Residential PF Caps -- are they for real?
I've seen several questions on these "residential capacitors" that claim to save 20% of your power bill. Are they for real or are they a SCAM? Any power engineers that can answer this?
A search of the internet came up with only 2 small companies. They do not talk about measuring the PF, and connect to one phase only.
Most USA residences are wired for 240 split phase. I happen to be wired with 2 phases of 120V 3 phase -- 30 condo building that has 3 phase 800A service.
- Thomas CLv 61 decade agoBest Answer
The typical residential home in the US has a peak load power factor in the range of 0.90 to 0.95 lagging. The only way adding capacitors is going to save you on your electric bill is if your electric utility bills you in kVAh instead of kWh.
Most electric utilities in the US still bill residential customers in kWh, so there is little to be gained by adding capacitors. The ampere reduction is small and the savings from reduced line losses are minimal.
Side note: An incandescent lightbulb has a near unity power factor. Compact Fluorescent Lighbulbs (CFL) are closer to 0.50 lagging. Desktop computers also have power factors worse than 0.60 lagging.
- 1 decade ago
They are single phase only as very very few residents will be served with anything other than single-phase service. While there are some residential usages that will operate at a PF less than 1.00, e.g., HVAC equipment, the fridge compressor, a washing machine, PC's and electronic entertainment items, correcting the household PF will only save energy by reducing the current and therefor the watts lost in the wiring between the meter and the PF connection node. In the USA, almost no residents are metered for PF, so that is not a consideration. Very difficult to believe that there is anyway that anything close to a 20% savings could be had-maybe 2-3% at most. But, would be interesting to see any back-up for such a claim! Probably a scam.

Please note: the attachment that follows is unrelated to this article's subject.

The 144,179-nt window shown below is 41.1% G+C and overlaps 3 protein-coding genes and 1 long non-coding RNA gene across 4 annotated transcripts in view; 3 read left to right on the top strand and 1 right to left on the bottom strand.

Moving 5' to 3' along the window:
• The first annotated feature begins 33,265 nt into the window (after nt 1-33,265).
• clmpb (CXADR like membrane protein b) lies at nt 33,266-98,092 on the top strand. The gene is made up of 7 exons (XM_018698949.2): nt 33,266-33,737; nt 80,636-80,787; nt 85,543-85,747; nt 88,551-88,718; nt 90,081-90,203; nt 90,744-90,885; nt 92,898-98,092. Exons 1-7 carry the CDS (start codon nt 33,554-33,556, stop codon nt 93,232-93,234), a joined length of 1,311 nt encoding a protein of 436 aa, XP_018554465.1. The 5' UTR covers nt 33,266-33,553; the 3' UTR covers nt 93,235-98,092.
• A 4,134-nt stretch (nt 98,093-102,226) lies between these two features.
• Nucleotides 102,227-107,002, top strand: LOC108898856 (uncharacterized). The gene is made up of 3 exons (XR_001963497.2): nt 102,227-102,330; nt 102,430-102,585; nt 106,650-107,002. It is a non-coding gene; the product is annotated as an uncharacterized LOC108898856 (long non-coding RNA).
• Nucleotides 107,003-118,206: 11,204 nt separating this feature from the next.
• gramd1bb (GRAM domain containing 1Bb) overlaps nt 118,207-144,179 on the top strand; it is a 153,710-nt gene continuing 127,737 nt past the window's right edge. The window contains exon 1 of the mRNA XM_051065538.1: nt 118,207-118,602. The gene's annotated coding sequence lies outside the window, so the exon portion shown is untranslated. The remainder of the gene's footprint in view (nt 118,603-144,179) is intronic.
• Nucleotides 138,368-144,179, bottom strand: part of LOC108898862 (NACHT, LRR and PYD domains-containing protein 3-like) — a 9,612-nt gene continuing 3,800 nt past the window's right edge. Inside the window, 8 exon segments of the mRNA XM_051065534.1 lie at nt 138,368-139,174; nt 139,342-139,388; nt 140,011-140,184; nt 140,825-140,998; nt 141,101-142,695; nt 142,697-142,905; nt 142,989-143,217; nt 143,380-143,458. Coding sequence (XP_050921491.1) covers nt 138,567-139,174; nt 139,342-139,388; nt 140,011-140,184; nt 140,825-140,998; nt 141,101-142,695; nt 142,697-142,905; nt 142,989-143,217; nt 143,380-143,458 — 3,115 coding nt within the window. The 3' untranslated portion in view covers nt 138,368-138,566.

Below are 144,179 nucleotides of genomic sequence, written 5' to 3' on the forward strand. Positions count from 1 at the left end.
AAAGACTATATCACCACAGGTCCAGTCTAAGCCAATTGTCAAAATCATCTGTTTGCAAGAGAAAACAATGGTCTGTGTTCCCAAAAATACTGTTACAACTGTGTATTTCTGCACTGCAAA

- Anonymous1 decade ago
While it is true that PFC can save energy it is mainly for big industry who have equipment that pull the power factor away from 1. Home users won't have the big machines that will make much of a difference to the power factor so it is probably a waste of time.
- 1 decade ago
yes it can save the power bill. for example, here in austria, we make use of it , and it more reliable than anyother power supply, but it depense on the number of houses and mostly it´s for industrial cities. so, i don´t think, it can be good for a small resident, because some of it have PF of 340V.
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- 1 decade ago
yes they can save energy in industries where higher power factor tending to1 are used and also for having all-day efficiency.
but , when it comes to residents that much higher power factor is not quite supported.